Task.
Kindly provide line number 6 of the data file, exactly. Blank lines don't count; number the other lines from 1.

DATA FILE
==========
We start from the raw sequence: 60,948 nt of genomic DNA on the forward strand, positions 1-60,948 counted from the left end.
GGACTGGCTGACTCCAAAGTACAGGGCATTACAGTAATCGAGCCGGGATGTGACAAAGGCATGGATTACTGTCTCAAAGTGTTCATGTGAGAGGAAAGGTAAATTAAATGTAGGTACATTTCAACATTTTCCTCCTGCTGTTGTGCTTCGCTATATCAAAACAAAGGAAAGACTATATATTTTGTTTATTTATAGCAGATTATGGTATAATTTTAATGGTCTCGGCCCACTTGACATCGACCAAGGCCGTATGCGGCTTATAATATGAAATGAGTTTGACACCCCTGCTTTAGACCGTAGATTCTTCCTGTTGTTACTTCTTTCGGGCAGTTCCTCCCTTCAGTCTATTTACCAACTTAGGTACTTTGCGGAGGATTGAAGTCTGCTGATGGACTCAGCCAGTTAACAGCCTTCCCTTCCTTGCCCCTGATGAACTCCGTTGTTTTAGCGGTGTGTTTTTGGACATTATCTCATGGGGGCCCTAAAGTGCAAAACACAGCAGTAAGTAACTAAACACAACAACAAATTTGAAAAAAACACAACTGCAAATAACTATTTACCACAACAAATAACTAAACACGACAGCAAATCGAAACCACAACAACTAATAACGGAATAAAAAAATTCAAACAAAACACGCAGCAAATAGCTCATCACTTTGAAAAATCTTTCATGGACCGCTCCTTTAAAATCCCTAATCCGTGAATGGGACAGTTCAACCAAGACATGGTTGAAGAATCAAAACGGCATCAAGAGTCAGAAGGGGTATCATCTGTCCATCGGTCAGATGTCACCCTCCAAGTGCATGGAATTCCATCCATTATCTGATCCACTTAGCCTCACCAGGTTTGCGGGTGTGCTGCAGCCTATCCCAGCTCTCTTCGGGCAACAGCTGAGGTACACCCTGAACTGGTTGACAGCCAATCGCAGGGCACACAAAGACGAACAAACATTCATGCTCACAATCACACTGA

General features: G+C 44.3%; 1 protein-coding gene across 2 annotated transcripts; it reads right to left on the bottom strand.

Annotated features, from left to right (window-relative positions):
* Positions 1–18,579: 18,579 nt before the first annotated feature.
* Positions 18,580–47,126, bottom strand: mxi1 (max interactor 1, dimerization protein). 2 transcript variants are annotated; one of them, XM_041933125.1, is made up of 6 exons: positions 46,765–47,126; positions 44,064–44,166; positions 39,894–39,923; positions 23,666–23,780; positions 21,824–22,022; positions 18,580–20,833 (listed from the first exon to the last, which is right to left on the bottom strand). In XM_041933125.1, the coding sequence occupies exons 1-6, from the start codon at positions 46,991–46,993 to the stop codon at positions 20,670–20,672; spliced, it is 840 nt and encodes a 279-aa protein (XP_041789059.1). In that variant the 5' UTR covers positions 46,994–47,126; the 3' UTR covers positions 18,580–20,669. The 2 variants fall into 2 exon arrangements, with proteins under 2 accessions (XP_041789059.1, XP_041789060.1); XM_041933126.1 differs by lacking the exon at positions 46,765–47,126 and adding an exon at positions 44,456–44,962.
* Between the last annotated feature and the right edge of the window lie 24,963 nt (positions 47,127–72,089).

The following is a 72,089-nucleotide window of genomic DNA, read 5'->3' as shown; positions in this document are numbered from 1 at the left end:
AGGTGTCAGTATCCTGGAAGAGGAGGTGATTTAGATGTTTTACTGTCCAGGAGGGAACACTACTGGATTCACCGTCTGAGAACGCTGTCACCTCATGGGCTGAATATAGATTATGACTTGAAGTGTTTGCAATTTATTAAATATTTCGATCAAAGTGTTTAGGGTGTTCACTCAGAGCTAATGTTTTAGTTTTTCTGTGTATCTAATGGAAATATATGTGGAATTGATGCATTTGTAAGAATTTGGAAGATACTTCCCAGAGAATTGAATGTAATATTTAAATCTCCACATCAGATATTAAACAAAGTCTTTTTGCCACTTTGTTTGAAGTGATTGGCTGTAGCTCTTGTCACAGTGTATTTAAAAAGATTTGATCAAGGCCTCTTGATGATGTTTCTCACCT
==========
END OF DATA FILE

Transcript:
* Positions 18,580–47,126, bottom strand: mxi1 (max interactor 1, dimerization protein). 2 transcript variants are annotated; one of them, XM_041933125.1, is made up of 6 exons: positions 46,765–47,126; positions 44,064–44,166; positions 39,894–39,923; positions 23,666–23,780; positions 21,824–22,022; positions 18,580–20,833 (listed from the first exon to the last, which is right to left on the bottom strand). In XM_041933125.1, the coding sequence occupies exons 1-6, from the start codon at positions 46,991–46,993 to the stop codon at positions 20,670–20,672; spliced, it is 840 nt and encodes a 279-aa protein (XP_041789059.1). In that variant the 5' UTR covers positions 46,994–47,126; the 3' UTR covers positions 18,580–20,669. The 2 variants fall into 2 exon arrangements, with proteins under 2 accessions (XP_041789059.1, XP_041789060.1); XM_041933126.1 differs by lacking the exon at positions 46,765–47,126 and adding an exon at positions 44,456–44,962.